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Introducing Chi Phat

In an effort to protect the southern Cardamom Mountains from poaching, logging and land grabbing by turning the rainforest into a source of jobs and income for local people, Wildlife Alliance has launched a multiphase project to transform the Southern Cardamoms Protected Forest (1443 sq km), whose southern boundary is NH48 between Koh Kong and Andoung Tuek, into a world-class ecotourism destination.

Once notorious for its loggers and poachers, the river village of Chi Phat (population 630 families) is now home to Wildlife Alliance’s pioneering community-based ecotourism project (CBET), offering travellers a unique opportunity to explore the Cardamoms ecosystems while contributing to their protection.

A variety of outdoor adventure activities are on offer. Visitors can take one- to five-day (four-night) treks through the jungle, go sunrise birdwatching, explore the local waterways by kayak, hire motos or mountain bikes to visit several nearby waterfalls and shoot (with a camera) monkeys and hornbills with a former poacher as a guide. Destinations include an area with mysterious, ancient burial jars and the Areng Valley. On overnight trips it is possible to sleep in hammocks or at one of five campsites set up by Wildlife Alliance, equipped with ecotoilets, field kitchens, and comfortable hammocks with mosquito-proof nets.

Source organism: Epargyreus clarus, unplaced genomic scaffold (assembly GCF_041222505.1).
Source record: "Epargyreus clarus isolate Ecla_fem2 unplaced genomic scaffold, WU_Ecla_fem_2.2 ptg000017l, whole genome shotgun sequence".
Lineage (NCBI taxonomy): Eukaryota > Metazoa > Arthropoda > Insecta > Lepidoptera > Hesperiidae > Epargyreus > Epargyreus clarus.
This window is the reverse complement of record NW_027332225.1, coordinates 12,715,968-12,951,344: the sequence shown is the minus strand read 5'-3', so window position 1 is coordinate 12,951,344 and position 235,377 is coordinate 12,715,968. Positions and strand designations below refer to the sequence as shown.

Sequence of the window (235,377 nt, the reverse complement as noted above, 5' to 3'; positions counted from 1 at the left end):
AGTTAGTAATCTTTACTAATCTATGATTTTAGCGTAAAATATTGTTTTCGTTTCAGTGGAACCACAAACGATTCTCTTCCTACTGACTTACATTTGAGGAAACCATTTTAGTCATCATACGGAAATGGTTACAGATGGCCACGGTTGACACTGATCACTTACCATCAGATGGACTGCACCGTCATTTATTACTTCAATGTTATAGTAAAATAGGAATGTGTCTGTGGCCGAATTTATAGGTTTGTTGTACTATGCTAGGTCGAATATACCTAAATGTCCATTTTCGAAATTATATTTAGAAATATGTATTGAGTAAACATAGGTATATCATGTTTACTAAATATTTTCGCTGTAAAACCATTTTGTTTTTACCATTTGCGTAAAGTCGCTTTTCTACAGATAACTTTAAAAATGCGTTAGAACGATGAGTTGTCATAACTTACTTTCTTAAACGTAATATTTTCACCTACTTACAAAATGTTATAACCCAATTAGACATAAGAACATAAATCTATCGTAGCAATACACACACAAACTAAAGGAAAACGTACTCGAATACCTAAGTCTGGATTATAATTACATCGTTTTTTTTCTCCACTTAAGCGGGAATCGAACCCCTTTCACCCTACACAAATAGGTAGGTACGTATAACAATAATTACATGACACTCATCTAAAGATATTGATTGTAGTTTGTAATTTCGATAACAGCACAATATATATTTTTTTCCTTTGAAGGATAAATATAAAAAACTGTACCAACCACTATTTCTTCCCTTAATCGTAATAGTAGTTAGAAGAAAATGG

Of particular interest are the multiday mountain-bike safaris deep into the Cardamoms and the sunrise birdwatching trip. The latter involves an early wakeup call and a 1½-hour longtail boat ride before you jump in traditional stand-up rowing boats (with rower) and silently paddle along the placid Stung Proat, an unlogged tributary of the Preak Piphot River. Silver langurs, long-tailed macaques, greater hornbills and other rainforest creatures can often be seen along the banks of Stung Proat. Gibbons are hard to spot, but can often be heard calling to each other through the forest canopy.

It is also possible to visit Wildlife Alliance’s million-tree nursery, where it nurtures saplings for its impressive reforestation program. This is a very educational experience and involves the chance to make a lasting mark with a plant-a-tree initiative. Adventurous travellers can spend several days roughing it in the forest on patrol with the local community rangers.

All of this is controlled through the exceptionally organised CBET Community Visitor Center, a two-minute walk from the river pier in Chi Phat. The visitor centre has free wi-fi, 24-hour solar-powered electricity and a good restaurant serving both meat and vegetarian Khmer food.

Prices for all tours are extremely reasonable at less than US$35 per person per day for groups of two or more, including lunch, transport and equipment. All- inclusive multiday trips cost a bit more per day. Prices include a voluntary contribution (US$10 per person) to the community conservation fund. All tours require guides, most of whom once worked as poachers and loggers.

On arrival in Chi Phat, head to the visitor centre in the evening to join in a pre-trek orientation. You will meet the guides and other guests returning from treks. This is the time to get information about activities, the condition of the trails, and learn how the local community is now a force to protect the forests it once plundered.